Gift and Cost

Today our church celebrated Christ the King Sunday. This feast reminds us that Christ’s kingship is not based on “human power” but on loving and serving others. The text to one of the hymns we sang was written by Sylvia Dunstan, who served others through prison ministry. In her “Christus Paradox”, she writes about how various images of Christ seem to be in tension with each other; “both Lamb and Shepherd”, “worthy in peace and strife”, “our death and life”.

Singing the line, “you who are both gift and cost”, I thought about my choice to become a Benedictine oblate. An oblate is someone whose life becomes an offering of self to God. Oblates strive to seek God and the glory of God in the routine of daily life and in whomever they meet, and they extend Benedictine values into the daily world in which they live.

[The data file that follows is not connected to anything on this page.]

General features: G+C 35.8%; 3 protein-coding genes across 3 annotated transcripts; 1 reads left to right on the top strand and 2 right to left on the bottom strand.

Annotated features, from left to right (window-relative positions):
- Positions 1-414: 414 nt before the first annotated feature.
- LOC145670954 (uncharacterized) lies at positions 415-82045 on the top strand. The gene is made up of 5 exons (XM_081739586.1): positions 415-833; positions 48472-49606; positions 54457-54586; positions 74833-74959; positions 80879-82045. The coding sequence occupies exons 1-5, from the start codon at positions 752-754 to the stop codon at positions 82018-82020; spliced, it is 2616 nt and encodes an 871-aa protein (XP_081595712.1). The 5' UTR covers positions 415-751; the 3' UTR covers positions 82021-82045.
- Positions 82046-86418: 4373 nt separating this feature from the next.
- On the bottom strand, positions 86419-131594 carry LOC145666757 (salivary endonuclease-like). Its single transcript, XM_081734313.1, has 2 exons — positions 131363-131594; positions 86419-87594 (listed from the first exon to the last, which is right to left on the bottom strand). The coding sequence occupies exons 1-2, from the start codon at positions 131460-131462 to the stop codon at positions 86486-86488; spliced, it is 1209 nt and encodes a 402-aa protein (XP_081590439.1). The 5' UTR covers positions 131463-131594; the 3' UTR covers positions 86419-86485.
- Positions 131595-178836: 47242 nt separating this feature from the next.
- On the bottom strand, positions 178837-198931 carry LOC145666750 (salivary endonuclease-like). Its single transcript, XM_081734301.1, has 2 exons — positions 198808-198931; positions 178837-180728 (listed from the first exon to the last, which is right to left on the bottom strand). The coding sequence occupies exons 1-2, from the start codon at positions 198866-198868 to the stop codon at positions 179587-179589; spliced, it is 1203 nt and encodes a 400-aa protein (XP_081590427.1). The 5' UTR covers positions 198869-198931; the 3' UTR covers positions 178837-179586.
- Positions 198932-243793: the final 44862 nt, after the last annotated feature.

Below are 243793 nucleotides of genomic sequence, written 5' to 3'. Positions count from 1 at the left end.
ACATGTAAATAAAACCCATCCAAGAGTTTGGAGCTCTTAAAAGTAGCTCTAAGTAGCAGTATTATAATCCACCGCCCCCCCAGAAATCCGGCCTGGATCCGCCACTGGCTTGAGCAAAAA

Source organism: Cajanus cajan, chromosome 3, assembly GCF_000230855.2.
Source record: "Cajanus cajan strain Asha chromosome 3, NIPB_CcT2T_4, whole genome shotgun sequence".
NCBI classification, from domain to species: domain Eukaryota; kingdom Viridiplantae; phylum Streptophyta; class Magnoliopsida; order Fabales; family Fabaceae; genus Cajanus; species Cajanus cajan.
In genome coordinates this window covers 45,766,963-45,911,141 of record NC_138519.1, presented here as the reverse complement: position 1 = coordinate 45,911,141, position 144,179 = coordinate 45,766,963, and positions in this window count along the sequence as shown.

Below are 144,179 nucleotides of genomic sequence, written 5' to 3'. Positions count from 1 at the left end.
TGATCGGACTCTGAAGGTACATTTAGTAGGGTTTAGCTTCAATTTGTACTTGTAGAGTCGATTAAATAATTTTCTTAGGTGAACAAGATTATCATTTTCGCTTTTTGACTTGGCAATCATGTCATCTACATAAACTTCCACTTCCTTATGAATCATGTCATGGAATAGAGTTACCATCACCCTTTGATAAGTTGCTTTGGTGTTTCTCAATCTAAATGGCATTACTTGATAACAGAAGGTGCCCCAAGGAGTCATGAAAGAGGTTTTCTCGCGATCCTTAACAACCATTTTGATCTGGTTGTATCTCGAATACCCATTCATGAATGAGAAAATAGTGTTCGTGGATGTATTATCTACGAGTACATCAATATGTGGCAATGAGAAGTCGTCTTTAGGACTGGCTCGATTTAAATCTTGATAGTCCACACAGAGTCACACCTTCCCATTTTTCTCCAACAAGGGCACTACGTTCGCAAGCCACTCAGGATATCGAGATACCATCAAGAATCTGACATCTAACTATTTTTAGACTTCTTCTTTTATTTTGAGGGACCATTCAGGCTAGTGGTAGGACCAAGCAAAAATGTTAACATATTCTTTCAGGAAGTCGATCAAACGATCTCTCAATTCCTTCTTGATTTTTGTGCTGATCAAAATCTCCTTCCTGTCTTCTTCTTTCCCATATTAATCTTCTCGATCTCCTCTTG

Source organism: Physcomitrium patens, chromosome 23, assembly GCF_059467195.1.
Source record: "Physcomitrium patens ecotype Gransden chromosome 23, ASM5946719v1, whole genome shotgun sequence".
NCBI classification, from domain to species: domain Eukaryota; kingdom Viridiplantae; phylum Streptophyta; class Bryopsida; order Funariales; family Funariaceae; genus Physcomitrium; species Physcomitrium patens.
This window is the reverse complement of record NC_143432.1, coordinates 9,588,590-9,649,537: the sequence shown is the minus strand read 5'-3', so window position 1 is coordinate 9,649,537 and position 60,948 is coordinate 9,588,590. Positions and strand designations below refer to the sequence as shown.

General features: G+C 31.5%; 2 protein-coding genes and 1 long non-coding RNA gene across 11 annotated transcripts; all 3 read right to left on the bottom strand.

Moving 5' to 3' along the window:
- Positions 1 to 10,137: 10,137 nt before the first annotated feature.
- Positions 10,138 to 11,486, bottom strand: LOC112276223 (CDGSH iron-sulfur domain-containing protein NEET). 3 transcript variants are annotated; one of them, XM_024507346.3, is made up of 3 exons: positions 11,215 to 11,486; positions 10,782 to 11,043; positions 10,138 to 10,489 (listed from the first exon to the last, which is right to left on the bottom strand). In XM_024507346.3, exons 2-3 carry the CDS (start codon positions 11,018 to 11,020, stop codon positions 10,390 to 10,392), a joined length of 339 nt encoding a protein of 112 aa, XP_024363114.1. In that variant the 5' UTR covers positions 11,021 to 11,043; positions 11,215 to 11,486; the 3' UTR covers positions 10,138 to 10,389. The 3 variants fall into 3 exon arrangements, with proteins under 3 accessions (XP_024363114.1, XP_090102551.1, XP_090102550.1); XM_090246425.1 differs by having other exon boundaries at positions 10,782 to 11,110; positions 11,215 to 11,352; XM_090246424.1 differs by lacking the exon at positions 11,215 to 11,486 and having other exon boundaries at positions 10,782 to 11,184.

I became an oblate after much discernment and prayer. I knew it would come with cost; sacrifices of time and leading to places unknown. Weaving regular time with God into a busy life seemed overwhelming, yet the more I have woven prayer into each day the more I desire to praise God and follow where Christ is leading me. The resulting love and joy are gifts worthy of any sacrifice. And each day when I write a new post for this journal, it is my evening offering and prayer to God.

Holy God, May we accept your grace and extend your love to others, so that all may be welcomed into your kingdom. Amen

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